To the applause of their faculty, deans, Interim Provost Ramprasad Balasubramanian, and Chancellor Mark Fuller, 115 sophomore nursing students celebrated the halfway point of their nursing education during the 8th Annual White Coat Ceremony.
For these students, who have now begun their clinical training at local hospitals and healthcare centers, this celebration has been a long time in coming. After having their senior year of high school cancelled as the Covid-19 pandemic spread across the U.S., conducting their college searches virtually, and spending their freshman year remotely, the in-person ceremony and recognition felt special.
“This is really exciting,” said Chloe Waff ’24 of Franklin, MA. “It shows how far we’ve come. Nursing is difficult, but it will be worth it in the end.”
Held in the Main Auditorium, the traditional ceremony was held in person for the first time in two years. The White Coat Ceremony is considered a formal welcome to the nursing profession as students advance from full-time classroom and laboratory learning to clinical practicums with patients.
Following the cloaking by Assistant Professors Paula Walsh and Peeranuch LeSeure, each student received a rose and a “Keeping Healthcare Human” pin from the Gold Foundation, which initiated the White Coat Ceremony in 1993 and helped to sponsor the event.
Speakers offer advice, encouragement, and praise
“For the nursing profession, the ceremony symbolizes a commitment to compassionate, humanistic, patient-centered care rooted in scientific proficiency,” said Dean Kimberly Christopher in her welcoming remarks.“I want to publicly recognize our sophomore nursing students who are working to achieve their nursing educational goals under continued exceptional conditions arising out of the public health pandemic crisis,” she added. “Everyone is very proud of our sophomore students as they work in these challenging times.”
In congratulating the students on reaching this point in their nursing education, Chancellor Fuller commented on the uniqueness of the clinical experience. “You will have the opportunity and privilege to experience hands-on learning in a field that is so critical to our future health, and you will make a difference in the lives of others before you graduate.”
Keynote speaker Melanie Mead, RN, graduated from UMassD in 2015 with a degree in psychology, and returned to earn a nursing degree in 2017 in the first cohort of the accelerated RN-BS program. After many twists and turns in her life, beginning in high school, Mead began her educational journey at Bristol Community College at age 40 and earned an associate degree in complementary healthcare before attending UMassD. She works in the Emergency Department at St. Luke’s Hospital in New Bedford, a Level II trauma center that has been facing the Covid-19 pandemic for two years. Mead achieved notoriety last fall when she was interviewed by The Washington Post in a story about frontline nurses during the two-year pandemic.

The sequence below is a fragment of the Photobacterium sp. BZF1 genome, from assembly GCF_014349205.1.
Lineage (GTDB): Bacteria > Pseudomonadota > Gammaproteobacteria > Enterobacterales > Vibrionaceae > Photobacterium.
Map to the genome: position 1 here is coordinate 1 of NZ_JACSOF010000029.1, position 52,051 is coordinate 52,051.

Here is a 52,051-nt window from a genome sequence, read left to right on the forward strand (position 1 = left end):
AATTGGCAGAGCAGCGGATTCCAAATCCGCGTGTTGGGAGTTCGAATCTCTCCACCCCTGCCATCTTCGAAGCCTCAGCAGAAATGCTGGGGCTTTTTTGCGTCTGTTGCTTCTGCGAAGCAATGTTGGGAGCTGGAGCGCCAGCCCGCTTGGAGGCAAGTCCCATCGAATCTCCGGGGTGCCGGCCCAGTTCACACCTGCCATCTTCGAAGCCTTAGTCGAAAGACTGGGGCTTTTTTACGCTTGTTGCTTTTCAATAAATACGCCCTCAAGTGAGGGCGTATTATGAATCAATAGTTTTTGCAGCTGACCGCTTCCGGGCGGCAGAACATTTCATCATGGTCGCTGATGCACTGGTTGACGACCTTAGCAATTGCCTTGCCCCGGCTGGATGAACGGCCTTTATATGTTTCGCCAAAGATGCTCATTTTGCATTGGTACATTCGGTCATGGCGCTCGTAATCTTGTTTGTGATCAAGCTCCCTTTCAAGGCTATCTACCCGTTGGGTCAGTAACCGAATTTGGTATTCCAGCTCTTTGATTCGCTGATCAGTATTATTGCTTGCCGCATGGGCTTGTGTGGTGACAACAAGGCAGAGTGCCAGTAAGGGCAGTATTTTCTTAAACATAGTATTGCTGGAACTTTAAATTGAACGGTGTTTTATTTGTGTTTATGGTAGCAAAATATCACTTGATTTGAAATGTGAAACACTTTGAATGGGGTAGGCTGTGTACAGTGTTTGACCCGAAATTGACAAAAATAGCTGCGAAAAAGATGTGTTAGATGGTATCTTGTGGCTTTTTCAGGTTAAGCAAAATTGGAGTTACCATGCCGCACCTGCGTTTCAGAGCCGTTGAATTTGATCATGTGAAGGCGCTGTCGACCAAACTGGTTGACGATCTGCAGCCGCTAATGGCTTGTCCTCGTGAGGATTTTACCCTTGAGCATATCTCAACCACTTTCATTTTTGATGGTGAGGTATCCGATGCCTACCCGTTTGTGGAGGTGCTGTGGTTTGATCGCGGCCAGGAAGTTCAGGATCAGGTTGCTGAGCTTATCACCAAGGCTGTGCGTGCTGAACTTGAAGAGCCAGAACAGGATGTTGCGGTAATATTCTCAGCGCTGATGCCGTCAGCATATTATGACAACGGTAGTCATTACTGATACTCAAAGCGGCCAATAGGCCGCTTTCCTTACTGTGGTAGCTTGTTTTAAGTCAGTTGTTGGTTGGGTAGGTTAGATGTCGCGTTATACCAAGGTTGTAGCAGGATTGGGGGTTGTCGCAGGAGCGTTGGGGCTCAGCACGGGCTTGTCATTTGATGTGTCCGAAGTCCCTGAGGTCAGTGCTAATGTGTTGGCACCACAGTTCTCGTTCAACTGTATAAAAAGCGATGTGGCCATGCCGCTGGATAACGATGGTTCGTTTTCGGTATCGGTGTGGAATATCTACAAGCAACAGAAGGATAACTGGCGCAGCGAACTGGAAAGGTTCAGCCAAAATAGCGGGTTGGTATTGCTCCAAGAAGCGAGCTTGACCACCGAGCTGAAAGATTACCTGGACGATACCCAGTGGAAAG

Mead was in the same place as the nursing students before her. “You all share the same goal: obtaining your RN credentials. From my perspective, the difference seems to be about heart, not purely academic ability. Those whose heart is truly in it, who connect with, and create meaningful and supportive relationships with their peers and faculty, will make it through,” said Mead.
She spoke of her experiences during the pandemic, a time when nurses were stretched beyond anything they had experienced. “You offer support and relief. You will be welcomed with open arms. There is good, lots of good waiting for you.”
Mead recalled her worries about getting Covid, infecting her family, and of being the only car on the road as she drove to work during the state of emergency. “Even during the most uncertain times, I have always remained optimistic and positive. Being a nurse is a blessing and a privilege. Others will lean on you for your guidance and knowledge. You will lean on others for the rest of your careers. Be OK with that. Support one another. Allow others to support you. Let the reasons why you wanted to be a nurse stay in the forefront of your heart and mind.”
Student speaker Stephanie Teixeira ’22 spoke to the students about their upcoming clinicals. “It will bring so many enriching experiences that refine your assessment skills, sharpen your critical thinking, and teach you how to plan appropriate interventions for your patients. You will learn so much and you will be able to do it.
She recalled a particularly difficult day in her clinical experience when she considered giving up nursing but, thanks to the encouragement of a CNA, she kept going. “Do the little things well," Teixeira said. "Bring your best to each day. Give yourself grace. Not knowing how to do something is actually an invitation to learn. There is no shame in that. Remember to be kind, especially to yourself.”
Nursing Class of 2024 pledged to dedicate themselves to the nursing profession
The ceremony concluded with the recitation of the Student Oath, when nursing students pledge to provide the highest quality patient care and services while accepting the duties and responsibilities that embody the profession.
Established in 1993 by the Gold Foundation, the White Coat Ceremony began at the Columbia University College of Physicians & Surgeons, where Dr. Arnold Gold was a professor. The foundation instituted the ceremony as a way to emphasize humanism in medicine at the very beginning of medical education. In 2014, recognizing the vital role nurses play on the healthcare team, the Gold Foundation partnered with the American Association of Colleges of Nursing to broaden its mission. More than 360 schools of nursing now participate in the White Coat Ceremony.